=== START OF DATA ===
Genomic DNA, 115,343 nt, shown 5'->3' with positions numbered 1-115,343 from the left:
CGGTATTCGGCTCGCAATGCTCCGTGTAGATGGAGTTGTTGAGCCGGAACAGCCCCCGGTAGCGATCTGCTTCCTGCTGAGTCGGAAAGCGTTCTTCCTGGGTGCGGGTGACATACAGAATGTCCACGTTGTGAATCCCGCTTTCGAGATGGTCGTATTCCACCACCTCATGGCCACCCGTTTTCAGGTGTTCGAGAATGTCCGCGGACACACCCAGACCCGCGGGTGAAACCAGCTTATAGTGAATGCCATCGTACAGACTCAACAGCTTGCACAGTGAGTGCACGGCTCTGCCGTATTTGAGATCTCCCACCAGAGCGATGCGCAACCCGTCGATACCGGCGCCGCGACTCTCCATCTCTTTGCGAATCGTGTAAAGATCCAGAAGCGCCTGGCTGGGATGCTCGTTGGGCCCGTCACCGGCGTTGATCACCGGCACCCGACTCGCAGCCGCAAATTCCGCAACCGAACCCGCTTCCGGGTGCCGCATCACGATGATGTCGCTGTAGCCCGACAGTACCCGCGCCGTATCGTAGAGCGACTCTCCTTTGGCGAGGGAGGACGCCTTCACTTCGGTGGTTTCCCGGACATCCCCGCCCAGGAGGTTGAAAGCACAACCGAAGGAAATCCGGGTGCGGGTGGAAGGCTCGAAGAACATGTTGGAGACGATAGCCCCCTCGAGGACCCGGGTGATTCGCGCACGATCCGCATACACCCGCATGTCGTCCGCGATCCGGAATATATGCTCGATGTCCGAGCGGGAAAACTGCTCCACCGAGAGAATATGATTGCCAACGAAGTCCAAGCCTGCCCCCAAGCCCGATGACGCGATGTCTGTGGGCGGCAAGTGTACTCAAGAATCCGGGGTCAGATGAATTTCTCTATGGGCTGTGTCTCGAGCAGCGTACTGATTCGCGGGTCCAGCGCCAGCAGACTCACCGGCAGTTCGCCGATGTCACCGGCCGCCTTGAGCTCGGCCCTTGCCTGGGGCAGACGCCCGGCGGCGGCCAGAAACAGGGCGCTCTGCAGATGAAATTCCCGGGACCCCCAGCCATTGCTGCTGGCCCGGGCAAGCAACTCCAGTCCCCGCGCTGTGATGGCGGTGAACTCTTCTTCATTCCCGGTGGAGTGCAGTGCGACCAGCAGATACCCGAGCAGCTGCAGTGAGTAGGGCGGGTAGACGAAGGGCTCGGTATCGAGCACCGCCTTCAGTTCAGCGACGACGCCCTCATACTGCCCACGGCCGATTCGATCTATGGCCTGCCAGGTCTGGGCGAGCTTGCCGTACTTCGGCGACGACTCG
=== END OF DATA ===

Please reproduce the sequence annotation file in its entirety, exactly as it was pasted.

Genomic DNA, 115,343 nt, shown 5'->3' with positions numbered 1-115,343 from the left:
CGGTATTCGGCTCGCAATGCTCCGTGTAGATGGAGTTGTTGAGCCGGAACAGCCCCCGGTAGCGATCTGCTTCCTGCTGAGTCGGAAAGCGTTCTTCCTGGGTGCGGGTGACATACAGAATGTCCACGTTGTGAATCCCGCTTTCGAGATGGTCGTATTCCACCACCTCATGGCCACCCGTTTTCAGGTGTTCGAGAATGTCCGCGGACACACCCAGACCCGCGGGTGAAACCAGCTTATAGTGAATGCCATCGTACAGACTCAACAGCTTGCACAGTGAGTGCACGGCTCTGCCGTATTTGAGATCTCCCACCAGAGCGATGCGCAACCCGTCGATACCGGCGCCGCGACTCTCCATCTCTTTGCGAATCGTGTAAAGATCCAGAAGCGCCTGGCTGGGATGCTCGTTGGGCCCGTCACCGGCGTTGATCACCGGCACCCGACTCGCAGCCGCAAATTCCGCAACCGAACCCGCTTCCGGGTGCCGCATCACGATGATGTCGCTGTAGCCCGACAGTACCCGCGCCGTATCGTAGAGCGACTCTCCTTTGGCGAGGGAGGACGCCTTCACTTCGGTGGTTTCCCGGACATCCCCGCCCAGGAGGTTGAAAGCACAACCGAAGGAAATCCGGGTGCGGGTGGAAGGCTCGAAGAACATGTTGGAGACGATAGCCCCCTCGAGGACCCGGGTGATTCGCGCACGATCCGCATACACCCGCATGTCGTCCGCGATCCGGAATATATGCTCGATGTCCGAGCGGGAAAACTGCTCCACCGAGAGAATATGATTGCCAACGAAGTCCAAGCCTGCCCCCAAGCCCGATGACGCGATGTCTGTGGGCGGCAAGTGTACTCAAGAATCCGGGGTCAGATGAATTTCTCTATGGGCTGTGTCTCGAGCAGCGTACTGATTCGCGGGTCCAGCGCCAGCAGACTCACCGGCAGTTCGCCGATGTCACCGGCCGCCTTGAGCTCGGCCCTTGCCTGGGGCAGACGCCCGGCGGCGGCCAGAAACAGGGCGCTCTGCAGATGAAATTCCCGGGACCCCCAGCCATTGCTGCTGGCCCGGGCAAGCAACTCCAGTCCCCGCGCTGTGATGGCGGTGAACTCTTCTTCATTCCCGGTGGAGTGCAGTGCGACCAGCAGATACCCGAGCAGCTGCAGTGAGTAGGGCGGGTAGACGAAGGGCTCGGTATCGAGCACCGCCTTCAGTTCAGCGACGACGCCCTCATACTGCCCACGGCCGATTCGATCTATGGCCTGCCAGGTCTGGGCGAGCTTGCCGTACTTCGGCGACGACTCG